And, of course, the bill itself, like any “comprehensive” legislation that comes out of Congress, is already littered with costly pet projects that are little more than earmarks for Gang members to guarantee their continued support. Among the spoils are an additional 20,000 visas for meat industry workers in Republican Sen. Lindsey Graham’s home state of South Carolina and 10,500 extra visas for Irish immigrants in Democrat Sen. Chuck Schumer’s New York. Colorado Democrat Michael Bennet gets more flexibility for his state to hire foreign-born ski instructors by categorizing them as professional athletes, and Florida Republican Marco Rubio can shore up his state’s cruise industry with more foreigners to do ship repair and maintenance. A meeting on immigration reform on Capitol Hill Monday overflowed with hundreds of supporters looking to have their stories heard … and to have their exceptions added to the legislation.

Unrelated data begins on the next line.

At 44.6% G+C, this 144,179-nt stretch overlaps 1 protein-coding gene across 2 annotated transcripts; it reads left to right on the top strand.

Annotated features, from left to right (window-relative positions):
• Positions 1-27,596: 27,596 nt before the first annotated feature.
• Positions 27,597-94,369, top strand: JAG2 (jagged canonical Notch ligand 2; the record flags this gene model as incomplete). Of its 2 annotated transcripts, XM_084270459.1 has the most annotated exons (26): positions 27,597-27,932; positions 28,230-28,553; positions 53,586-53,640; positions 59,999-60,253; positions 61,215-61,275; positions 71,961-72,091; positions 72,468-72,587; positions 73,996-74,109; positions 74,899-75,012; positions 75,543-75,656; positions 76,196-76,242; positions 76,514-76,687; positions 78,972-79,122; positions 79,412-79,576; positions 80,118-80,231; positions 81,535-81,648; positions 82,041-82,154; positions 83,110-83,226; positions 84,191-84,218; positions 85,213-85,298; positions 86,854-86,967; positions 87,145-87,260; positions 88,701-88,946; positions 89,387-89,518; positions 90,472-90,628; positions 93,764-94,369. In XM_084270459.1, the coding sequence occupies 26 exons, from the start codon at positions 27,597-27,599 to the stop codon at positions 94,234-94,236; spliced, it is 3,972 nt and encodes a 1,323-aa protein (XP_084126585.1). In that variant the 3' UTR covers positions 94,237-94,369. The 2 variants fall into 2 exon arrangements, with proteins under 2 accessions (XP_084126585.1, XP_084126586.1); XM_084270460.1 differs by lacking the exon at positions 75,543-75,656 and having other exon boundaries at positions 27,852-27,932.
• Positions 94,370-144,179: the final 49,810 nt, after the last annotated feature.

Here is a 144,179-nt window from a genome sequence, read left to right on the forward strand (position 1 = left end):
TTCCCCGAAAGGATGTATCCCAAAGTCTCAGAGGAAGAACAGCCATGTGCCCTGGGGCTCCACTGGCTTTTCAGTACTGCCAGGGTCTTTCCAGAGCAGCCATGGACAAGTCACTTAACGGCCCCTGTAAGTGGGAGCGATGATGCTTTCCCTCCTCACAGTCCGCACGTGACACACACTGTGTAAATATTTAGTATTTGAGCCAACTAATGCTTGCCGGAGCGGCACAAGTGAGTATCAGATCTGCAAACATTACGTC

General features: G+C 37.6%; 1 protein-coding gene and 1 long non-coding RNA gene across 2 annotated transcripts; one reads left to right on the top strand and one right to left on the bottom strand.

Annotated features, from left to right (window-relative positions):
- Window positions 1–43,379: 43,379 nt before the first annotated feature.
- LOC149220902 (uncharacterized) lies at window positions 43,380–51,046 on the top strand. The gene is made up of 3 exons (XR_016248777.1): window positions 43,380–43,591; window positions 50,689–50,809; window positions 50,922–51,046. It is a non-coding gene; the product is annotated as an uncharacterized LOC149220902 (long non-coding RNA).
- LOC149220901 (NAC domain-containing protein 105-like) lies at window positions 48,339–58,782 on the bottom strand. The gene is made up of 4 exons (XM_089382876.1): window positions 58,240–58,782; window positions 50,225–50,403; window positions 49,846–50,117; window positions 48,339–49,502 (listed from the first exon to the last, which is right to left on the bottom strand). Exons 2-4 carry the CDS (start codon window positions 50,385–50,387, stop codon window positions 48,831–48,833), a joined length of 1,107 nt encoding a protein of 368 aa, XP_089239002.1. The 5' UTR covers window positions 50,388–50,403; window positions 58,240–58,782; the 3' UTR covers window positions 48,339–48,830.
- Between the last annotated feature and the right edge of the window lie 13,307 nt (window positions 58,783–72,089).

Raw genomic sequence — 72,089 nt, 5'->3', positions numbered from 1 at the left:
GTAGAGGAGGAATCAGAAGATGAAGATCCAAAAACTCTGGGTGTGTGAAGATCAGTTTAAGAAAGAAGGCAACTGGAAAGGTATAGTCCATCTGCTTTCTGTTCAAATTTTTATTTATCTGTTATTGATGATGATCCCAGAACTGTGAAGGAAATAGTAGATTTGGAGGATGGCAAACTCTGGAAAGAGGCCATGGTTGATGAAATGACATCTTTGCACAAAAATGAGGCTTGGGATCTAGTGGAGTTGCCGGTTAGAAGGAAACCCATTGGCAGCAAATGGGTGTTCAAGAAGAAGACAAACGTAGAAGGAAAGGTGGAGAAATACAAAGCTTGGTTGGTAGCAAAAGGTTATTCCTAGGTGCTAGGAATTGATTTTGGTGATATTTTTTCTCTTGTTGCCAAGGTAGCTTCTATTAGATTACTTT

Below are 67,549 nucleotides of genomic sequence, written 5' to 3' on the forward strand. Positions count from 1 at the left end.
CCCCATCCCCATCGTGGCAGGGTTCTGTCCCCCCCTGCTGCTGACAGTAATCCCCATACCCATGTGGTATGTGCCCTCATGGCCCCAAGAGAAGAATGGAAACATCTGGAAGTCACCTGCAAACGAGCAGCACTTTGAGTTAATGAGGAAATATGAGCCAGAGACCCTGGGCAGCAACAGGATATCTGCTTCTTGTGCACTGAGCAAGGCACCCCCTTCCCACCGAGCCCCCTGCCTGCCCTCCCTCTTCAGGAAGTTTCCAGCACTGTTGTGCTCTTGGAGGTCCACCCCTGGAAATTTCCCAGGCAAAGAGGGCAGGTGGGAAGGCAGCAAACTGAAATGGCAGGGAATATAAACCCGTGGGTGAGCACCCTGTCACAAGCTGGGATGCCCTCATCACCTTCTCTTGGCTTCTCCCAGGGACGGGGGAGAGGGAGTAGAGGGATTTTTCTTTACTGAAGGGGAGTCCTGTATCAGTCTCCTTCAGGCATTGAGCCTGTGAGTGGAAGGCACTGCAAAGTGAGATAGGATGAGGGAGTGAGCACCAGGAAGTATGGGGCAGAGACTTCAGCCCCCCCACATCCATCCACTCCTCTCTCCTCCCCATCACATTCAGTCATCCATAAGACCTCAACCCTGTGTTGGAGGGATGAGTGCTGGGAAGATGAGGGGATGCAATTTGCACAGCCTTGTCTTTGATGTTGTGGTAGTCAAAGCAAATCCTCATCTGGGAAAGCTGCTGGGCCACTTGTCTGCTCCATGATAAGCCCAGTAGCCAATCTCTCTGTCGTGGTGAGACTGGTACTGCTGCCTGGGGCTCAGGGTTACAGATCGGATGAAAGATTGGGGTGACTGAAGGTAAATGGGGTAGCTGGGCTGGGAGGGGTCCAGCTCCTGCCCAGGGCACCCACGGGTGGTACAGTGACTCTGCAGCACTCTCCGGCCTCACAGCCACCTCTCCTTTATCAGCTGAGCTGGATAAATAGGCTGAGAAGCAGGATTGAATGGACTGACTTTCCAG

Most, if not all, of these people, and then some, are likely to receive the legal status they seek if the Deferred Action to Childhood Arrivals program is any indication. Obama’s DACA program has approved 99.5 percent of all applications received thus far. Program administrators claim that the approval rate will decline over time, pointing out with no sense of irony whatsoever that a month ago the approval rate was 99.8 percent. The U.S. Citizenship and Immigration Service doesn’t seem too concerned with fraud or making mistakes either. Illegal aliens with criminal records and no high school diploma (or equivalent) are not eligible for the program, yet in seven months, of the 269,693 illegal immigrants who have applied, only 1,377 have been turned down.
Not so fast, said U.S. District Judge Reed O'Connor, who ruled that “DHS does not have discretion to refuse to initiate removal proceedings” when federal law says otherwise. He delayed his own decision until May 6, but it may be that Obama’s DREAM is over.